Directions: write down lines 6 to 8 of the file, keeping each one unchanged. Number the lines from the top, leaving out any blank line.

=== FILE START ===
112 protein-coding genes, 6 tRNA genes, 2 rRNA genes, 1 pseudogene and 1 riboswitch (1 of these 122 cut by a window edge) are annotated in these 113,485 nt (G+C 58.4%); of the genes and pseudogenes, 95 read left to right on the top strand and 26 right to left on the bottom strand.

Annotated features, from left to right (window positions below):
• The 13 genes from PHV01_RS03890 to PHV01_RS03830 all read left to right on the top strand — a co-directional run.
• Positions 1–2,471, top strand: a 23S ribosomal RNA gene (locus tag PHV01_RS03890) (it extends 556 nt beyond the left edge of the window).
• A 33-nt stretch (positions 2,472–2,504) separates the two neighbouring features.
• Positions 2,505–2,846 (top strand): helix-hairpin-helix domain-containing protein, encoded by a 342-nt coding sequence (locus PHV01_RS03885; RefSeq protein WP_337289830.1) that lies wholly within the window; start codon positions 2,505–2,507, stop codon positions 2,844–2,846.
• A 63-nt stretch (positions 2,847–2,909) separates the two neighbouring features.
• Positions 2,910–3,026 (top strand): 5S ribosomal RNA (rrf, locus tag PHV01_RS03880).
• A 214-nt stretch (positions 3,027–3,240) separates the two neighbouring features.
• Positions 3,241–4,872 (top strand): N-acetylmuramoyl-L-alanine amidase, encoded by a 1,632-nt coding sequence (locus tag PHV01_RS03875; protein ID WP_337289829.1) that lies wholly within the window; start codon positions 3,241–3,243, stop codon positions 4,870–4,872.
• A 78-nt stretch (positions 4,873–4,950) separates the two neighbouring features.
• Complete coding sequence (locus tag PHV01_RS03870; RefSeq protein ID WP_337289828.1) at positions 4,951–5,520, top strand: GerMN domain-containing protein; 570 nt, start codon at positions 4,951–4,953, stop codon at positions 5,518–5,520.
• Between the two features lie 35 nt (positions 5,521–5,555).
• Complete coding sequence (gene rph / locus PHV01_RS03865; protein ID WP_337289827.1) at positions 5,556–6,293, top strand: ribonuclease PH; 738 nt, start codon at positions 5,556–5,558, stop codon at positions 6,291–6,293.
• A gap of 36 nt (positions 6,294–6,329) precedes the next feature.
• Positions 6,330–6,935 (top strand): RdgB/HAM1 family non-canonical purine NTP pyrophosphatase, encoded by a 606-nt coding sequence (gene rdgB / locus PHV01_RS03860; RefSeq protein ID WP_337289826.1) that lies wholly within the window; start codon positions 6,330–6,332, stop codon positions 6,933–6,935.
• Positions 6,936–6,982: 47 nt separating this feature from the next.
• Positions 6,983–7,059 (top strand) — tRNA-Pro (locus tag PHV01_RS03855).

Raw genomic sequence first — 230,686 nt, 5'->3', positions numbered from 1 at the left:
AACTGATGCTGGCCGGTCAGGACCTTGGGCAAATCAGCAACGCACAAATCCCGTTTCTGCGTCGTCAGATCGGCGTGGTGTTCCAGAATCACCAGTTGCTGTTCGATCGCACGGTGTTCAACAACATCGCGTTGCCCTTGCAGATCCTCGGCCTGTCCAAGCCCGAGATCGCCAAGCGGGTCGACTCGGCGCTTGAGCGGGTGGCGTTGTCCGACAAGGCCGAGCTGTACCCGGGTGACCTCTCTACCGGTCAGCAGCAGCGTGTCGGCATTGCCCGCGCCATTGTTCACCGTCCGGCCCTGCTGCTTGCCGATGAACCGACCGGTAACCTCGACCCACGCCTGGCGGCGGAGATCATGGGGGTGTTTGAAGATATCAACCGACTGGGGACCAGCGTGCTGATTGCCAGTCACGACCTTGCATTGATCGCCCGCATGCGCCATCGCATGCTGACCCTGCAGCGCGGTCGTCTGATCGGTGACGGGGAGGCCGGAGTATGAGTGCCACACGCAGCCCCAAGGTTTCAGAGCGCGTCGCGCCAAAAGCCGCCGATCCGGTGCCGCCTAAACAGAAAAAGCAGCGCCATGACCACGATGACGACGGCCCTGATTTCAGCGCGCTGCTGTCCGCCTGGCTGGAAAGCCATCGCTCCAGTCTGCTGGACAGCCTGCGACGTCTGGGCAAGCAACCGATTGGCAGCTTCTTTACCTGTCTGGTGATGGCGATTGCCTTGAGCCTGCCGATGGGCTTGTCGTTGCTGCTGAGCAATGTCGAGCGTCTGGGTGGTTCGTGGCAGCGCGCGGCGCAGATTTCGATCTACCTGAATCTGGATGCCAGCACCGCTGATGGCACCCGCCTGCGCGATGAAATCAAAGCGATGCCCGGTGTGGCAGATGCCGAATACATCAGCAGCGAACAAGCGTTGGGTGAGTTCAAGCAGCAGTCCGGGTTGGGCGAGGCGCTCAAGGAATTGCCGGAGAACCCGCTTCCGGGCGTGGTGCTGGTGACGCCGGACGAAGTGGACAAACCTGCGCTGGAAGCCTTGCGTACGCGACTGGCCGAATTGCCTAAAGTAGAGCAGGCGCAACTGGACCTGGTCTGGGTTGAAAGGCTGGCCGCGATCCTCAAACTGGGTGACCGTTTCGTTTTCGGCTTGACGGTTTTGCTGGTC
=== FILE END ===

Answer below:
• Positions 2,505–2,846 (top strand): helix-hairpin-helix domain-containing protein, encoded by a 342-nt coding sequence (locus PHV01_RS03885; RefSeq protein WP_337289830.1) that lies wholly within the window; start codon positions 2,505–2,507, stop codon positions 2,844–2,846.
• A 63-nt stretch (positions 2,847–2,909) separates the two neighbouring features.
• Positions 2,910–3,026 (top strand): 5S ribosomal RNA (rrf, locus tag PHV01_RS03880).